Lifestyle & Belief

In weight loss not all calories are alike, says a new study


A new study has found that not all calories burn the same during weight loss.


Spencer Platt

A new study has found that not all calories are alike when it comes to weight loss.

Researchers at the Children’s Hospital in Boston, in a small study, found that participants on a low glycemic index diet, rich in whole grains, beans and vegetables, burned the most calories.

According to Bloomberg, the experiment looked at 21 overweight men and women over seven months.

The participants were separated into groups, according to USA Today, with some on low-fat diets, others on low-carbohydrate diets and lastly several on low glycemic index diets, which stresses complex carbohydrates like beans and ancient grains.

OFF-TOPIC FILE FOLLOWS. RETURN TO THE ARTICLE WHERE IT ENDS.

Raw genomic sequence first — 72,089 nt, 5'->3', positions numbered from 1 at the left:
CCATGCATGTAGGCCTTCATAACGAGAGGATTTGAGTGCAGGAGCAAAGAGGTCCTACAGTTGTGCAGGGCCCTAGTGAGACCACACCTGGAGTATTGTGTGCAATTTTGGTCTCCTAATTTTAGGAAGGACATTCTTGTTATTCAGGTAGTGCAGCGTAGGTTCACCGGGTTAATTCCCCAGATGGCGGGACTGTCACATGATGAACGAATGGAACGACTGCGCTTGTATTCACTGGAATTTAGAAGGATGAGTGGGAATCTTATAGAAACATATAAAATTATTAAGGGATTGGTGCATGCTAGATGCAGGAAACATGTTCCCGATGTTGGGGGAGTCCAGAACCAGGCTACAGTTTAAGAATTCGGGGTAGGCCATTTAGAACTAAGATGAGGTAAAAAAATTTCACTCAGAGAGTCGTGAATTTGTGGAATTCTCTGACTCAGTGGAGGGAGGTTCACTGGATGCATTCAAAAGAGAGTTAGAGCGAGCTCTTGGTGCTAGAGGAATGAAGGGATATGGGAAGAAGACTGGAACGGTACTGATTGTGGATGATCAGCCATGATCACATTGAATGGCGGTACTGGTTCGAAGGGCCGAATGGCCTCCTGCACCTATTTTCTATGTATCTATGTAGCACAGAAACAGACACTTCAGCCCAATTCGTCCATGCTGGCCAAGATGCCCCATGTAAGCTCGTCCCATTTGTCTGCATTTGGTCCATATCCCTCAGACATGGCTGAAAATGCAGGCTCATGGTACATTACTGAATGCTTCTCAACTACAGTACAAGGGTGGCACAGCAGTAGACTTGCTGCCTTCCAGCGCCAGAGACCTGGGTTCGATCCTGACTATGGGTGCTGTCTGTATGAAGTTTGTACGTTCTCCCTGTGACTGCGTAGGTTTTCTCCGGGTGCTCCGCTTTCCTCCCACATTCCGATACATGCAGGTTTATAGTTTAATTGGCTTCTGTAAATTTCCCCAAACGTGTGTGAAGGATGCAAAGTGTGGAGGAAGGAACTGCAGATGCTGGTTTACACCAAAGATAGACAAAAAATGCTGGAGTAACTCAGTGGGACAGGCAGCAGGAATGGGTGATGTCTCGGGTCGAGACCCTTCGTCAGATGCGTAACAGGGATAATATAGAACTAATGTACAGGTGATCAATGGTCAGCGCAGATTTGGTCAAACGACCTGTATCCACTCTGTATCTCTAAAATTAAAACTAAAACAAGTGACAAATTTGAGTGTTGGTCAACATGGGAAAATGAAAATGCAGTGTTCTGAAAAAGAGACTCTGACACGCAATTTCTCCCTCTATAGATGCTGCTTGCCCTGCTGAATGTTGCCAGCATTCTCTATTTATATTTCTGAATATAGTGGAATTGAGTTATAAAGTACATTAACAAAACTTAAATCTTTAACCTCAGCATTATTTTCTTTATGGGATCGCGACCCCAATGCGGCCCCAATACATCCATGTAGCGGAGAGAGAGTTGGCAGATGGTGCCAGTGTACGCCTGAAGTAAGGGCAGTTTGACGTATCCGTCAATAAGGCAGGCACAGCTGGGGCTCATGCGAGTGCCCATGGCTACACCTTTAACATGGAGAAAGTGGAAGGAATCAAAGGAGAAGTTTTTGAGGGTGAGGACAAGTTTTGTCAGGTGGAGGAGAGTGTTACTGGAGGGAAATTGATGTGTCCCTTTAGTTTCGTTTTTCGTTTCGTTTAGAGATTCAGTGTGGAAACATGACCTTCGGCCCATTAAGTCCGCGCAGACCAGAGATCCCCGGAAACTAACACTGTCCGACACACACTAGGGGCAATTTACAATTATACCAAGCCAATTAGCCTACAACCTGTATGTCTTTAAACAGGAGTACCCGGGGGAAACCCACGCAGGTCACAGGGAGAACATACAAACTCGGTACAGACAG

Researchers found that the low-carb diet burned more calories than did a traditional low-fat diet, said the Los Angeles Times.

More from GlobalPost: Economic growth pulls Rwandans out of poverty

It also helped to keep the weight off – a typical problem among dieters.

However, the low glycemic index diet fared best of all with even more calories burned.

"From a metabolic perspective, all calories are not alike," said study author, David Ludwig, of the Children's Hospital Boston, according to CBC News.

"The quality of the calories going in affects the quantity of the calories going out."

The low glycemic index diet has been touted for years, most prominently by Dr. Andrew Weil, a natural health expert and bestselling author.

The diet is said to resemble that of the traditional Mediterranean diet.

The study was published in the journal of the American Medical Association.